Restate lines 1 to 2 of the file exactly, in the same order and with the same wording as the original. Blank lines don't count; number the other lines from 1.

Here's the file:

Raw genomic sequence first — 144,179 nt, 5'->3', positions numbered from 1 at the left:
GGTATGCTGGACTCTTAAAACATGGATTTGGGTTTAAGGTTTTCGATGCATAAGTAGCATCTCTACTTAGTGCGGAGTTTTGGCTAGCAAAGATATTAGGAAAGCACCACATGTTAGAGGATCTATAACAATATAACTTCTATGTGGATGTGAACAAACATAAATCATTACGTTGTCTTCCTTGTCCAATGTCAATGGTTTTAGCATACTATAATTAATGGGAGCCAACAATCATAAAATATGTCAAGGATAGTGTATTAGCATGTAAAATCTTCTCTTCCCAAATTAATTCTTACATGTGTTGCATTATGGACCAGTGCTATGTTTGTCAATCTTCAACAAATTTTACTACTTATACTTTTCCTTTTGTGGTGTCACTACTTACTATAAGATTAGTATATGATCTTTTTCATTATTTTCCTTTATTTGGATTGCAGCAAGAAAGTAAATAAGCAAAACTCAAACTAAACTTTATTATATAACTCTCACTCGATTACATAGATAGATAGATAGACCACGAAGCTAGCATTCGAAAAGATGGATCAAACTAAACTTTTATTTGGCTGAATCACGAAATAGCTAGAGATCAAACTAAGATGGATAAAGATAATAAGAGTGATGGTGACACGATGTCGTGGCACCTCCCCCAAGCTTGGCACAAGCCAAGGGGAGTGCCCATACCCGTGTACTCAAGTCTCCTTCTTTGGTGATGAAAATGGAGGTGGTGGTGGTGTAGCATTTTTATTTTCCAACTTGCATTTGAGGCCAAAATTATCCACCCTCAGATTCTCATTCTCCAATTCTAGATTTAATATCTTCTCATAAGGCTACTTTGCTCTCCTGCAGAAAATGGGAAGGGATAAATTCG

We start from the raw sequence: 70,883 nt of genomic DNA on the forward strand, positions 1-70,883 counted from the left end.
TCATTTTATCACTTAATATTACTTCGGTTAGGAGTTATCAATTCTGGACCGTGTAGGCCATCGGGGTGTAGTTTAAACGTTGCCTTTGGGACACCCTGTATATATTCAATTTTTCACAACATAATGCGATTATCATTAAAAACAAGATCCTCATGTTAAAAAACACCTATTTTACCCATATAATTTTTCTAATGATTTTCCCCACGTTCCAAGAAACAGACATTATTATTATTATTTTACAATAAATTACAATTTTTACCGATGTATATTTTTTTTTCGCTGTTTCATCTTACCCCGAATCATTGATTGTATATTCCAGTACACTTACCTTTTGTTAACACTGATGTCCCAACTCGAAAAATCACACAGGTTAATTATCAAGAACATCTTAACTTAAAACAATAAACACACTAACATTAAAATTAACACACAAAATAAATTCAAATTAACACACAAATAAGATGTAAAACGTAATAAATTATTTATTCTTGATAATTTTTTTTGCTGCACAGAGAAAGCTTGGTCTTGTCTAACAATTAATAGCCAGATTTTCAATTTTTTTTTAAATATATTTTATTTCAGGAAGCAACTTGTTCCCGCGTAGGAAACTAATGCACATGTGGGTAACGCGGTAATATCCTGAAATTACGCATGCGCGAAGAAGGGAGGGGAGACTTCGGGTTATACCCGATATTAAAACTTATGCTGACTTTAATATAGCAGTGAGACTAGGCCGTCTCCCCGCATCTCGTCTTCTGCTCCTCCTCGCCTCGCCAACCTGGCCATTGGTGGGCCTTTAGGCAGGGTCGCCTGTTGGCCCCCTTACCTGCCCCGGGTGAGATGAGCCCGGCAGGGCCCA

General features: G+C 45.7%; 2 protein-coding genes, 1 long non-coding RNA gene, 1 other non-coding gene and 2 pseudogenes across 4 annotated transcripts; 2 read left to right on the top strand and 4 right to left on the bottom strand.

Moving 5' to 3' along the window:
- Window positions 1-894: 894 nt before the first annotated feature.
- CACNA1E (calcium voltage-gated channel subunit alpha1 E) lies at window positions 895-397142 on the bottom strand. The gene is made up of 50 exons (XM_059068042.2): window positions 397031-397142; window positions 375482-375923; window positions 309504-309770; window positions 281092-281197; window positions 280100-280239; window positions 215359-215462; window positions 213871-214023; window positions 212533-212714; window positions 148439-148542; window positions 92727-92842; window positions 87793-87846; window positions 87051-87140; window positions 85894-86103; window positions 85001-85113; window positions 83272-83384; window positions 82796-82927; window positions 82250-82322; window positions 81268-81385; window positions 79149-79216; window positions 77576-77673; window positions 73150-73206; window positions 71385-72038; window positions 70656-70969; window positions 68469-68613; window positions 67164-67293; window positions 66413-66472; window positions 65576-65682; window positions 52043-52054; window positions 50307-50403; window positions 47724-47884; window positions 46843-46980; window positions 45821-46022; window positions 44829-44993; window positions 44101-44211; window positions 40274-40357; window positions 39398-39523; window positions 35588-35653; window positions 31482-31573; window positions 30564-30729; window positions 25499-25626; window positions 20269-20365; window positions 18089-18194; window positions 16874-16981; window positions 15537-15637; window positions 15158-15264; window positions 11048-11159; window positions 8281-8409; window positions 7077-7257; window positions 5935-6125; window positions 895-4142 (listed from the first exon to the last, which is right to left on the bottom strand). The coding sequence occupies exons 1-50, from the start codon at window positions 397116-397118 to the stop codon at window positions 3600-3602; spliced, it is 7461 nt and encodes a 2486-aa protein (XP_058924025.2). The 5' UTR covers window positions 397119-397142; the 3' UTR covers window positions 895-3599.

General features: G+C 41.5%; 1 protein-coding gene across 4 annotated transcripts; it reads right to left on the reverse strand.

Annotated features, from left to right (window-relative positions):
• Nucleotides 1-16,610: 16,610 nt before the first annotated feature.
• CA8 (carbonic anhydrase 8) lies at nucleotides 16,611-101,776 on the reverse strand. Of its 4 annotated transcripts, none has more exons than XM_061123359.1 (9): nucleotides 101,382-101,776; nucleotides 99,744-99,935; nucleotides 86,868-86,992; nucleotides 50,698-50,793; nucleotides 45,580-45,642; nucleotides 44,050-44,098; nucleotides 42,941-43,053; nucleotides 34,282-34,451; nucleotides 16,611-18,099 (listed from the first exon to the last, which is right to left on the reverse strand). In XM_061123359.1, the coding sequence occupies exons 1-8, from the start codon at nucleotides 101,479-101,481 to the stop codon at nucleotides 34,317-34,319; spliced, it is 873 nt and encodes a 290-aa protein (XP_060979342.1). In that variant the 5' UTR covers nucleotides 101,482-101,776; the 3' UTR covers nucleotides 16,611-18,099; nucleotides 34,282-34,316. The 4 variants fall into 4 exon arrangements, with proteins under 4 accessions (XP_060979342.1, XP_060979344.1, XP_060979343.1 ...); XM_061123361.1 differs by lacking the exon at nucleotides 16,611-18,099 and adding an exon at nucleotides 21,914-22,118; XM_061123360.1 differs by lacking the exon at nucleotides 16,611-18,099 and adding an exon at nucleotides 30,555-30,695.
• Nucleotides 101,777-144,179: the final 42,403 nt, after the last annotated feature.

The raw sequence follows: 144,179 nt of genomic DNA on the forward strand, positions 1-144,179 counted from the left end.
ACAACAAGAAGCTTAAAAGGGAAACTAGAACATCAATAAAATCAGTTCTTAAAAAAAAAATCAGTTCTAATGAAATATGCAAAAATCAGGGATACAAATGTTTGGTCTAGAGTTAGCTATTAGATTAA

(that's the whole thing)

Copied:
Raw genomic sequence first — 144,179 nt, 5'->3', positions numbered from 1 at the left:
GGTATGCTGGACTCTTAAAACATGGATTTGGGTTTAAGGTTTTCGATGCATAAGTAGCATCTCTACTTAGTGCGGAGTTTTGGCTAGCAAAGATATTAGGAAAGCACCACATGTTAGAGGATCTATAACAATATAACTTCTATGTGGATGTGAACAAACATAAATCATTACGTTGTCTTCCTTGTCCAATGTCAATGGTTTTAGCATACTATAATTAATGGGAGCCAACAATCATAAAATATGTCAAGGATAGTGTATTAGCATGTAAAATCTTCTCTTCCCAAATTAATTCTTACATGTGTTGCATTATGGACCAGTGCTATGTTTGTCAATCTTCAACAAATTTTACTACTTATACTTTTCCTTTTGTGGTGTCACTACTTACTATAAGATTAGTATATGATCTTTTTCATTATTTTCCTTTATTTGGATTGCAGCAAGAAAGTAAATAAGCAAAACTCAAACTAAACTTTATTATATAACTCTCACTCGATTACATAGATAGATAGATAGACCACGAAGCTAGCATTCGAAAAGATGGATCAAACTAAACTTTTATTTGGCTGAATCACGAAATAGCTAGAGATCAAACTAAGATGGATAAAGATAATAAGAGTGATGGTGACACGATGTCGTGGCACCTCCCCCAAGCTTGGCACAAGCCAAGGGGAGTGCCCATACCCGTGTACTCAAGTCTCCTTCTTTGGTGATGAAAATGGAGGTGGTGGTGGTGTAGCATTTTTATTTTCCAACTTGCATTTGAGGCCAAAATTATCCACCCTCAGATTCTCATTCTCCAATTCTAGATTTAATATCTTCTCATAAGGCTACTTTGCTCTCCTGCAGAAAATGGGAAGGGATAAATTCG